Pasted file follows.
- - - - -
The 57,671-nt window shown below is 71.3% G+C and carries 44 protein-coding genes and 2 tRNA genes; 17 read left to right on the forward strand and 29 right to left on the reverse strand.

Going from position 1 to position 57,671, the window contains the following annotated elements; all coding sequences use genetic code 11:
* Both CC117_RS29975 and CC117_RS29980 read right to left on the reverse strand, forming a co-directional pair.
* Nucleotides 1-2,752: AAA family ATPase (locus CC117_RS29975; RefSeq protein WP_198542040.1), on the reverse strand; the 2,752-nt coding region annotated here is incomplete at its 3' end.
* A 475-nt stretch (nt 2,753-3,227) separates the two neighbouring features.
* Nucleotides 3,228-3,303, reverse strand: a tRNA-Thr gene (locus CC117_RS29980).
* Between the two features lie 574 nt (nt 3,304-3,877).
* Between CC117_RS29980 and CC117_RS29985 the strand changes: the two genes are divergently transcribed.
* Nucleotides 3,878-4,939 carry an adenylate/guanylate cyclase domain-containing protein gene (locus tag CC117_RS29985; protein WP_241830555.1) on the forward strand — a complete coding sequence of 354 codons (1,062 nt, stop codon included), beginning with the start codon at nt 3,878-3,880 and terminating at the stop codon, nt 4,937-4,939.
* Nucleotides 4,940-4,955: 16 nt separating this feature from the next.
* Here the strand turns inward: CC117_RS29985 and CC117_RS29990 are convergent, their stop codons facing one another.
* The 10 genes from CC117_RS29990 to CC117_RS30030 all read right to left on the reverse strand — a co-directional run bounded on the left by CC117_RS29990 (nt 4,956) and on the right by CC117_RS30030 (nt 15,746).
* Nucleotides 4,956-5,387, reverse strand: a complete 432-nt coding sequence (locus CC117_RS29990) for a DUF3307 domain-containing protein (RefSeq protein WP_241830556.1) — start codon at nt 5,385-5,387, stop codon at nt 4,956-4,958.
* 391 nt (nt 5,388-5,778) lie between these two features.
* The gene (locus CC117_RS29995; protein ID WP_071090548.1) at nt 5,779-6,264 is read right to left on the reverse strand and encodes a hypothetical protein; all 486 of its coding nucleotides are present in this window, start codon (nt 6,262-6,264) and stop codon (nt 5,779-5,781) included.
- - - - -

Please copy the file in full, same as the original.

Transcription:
The 57,671-nt window shown below is 71.3% G+C and carries 44 protein-coding genes and 2 tRNA genes; 17 read left to right on the forward strand and 29 right to left on the reverse strand.

Going from position 1 to position 57,671, the window contains the following annotated elements; all coding sequences use genetic code 11:
* Both CC117_RS29975 and CC117_RS29980 read right to left on the reverse strand, forming a co-directional pair.
* Nucleotides 1-2,752: AAA family ATPase (locus CC117_RS29975; RefSeq protein WP_198542040.1), on the reverse strand; the 2,752-nt coding region annotated here is incomplete at its 3' end.
* A 475-nt stretch (nt 2,753-3,227) separates the two neighbouring features.
* Nucleotides 3,228-3,303, reverse strand: a tRNA-Thr gene (locus CC117_RS29980).
* Between the two features lie 574 nt (nt 3,304-3,877).
* Between CC117_RS29980 and CC117_RS29985 the strand changes: the two genes are divergently transcribed.
* Nucleotides 3,878-4,939 carry an adenylate/guanylate cyclase domain-containing protein gene (locus tag CC117_RS29985; protein WP_241830555.1) on the forward strand — a complete coding sequence of 354 codons (1,062 nt, stop codon included), beginning with the start codon at nt 3,878-3,880 and terminating at the stop codon, nt 4,937-4,939.
* Nucleotides 4,940-4,955: 16 nt separating this feature from the next.
* Here the strand turns inward: CC117_RS29985 and CC117_RS29990 are convergent, their stop codons facing one another.
* The 10 genes from CC117_RS29990 to CC117_RS30030 all read right to left on the reverse strand — a co-directional run bounded on the left by CC117_RS29990 (nt 4,956) and on the right by CC117_RS30030 (nt 15,746).
* Nucleotides 4,956-5,387, reverse strand: a complete 432-nt coding sequence (locus CC117_RS29990) for a DUF3307 domain-containing protein (RefSeq protein WP_241830556.1) — start codon at nt 5,385-5,387, stop codon at nt 4,956-4,958.
* 391 nt (nt 5,388-5,778) lie between these two features.
* The gene (locus CC117_RS29995; protein ID WP_071090548.1) at nt 5,779-6,264 is read right to left on the reverse strand and encodes a hypothetical protein; all 486 of its coding nucleotides are present in this window, start codon (nt 6,262-6,264) and stop codon (nt 5,779-5,781) included.